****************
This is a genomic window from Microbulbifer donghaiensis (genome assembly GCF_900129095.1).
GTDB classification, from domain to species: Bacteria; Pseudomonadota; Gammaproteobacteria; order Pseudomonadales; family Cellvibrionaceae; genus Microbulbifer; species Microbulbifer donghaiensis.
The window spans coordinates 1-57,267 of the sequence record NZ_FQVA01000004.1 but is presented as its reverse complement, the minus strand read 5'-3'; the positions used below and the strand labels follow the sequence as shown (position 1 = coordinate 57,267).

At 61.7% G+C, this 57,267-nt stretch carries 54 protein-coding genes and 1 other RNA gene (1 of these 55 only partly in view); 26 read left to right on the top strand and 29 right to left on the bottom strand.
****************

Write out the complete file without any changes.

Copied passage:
This is a genomic window from Microbulbifer donghaiensis (genome assembly GCF_900129095.1).
GTDB classification, from domain to species: Bacteria; Pseudomonadota; Gammaproteobacteria; order Pseudomonadales; family Cellvibrionaceae; genus Microbulbifer; species Microbulbifer donghaiensis.
The window spans coordinates 1-57,267 of the sequence record NZ_FQVA01000004.1 but is presented as its reverse complement, the minus strand read 5'-3'; the positions used below and the strand labels follow the sequence as shown (position 1 = coordinate 57,267).

At 61.7% G+C, this 57,267-nt stretch carries 54 protein-coding genes and 1 other RNA gene (1 of these 55 only partly in view); 26 read left to right on the top strand and 29 right to left on the bottom strand.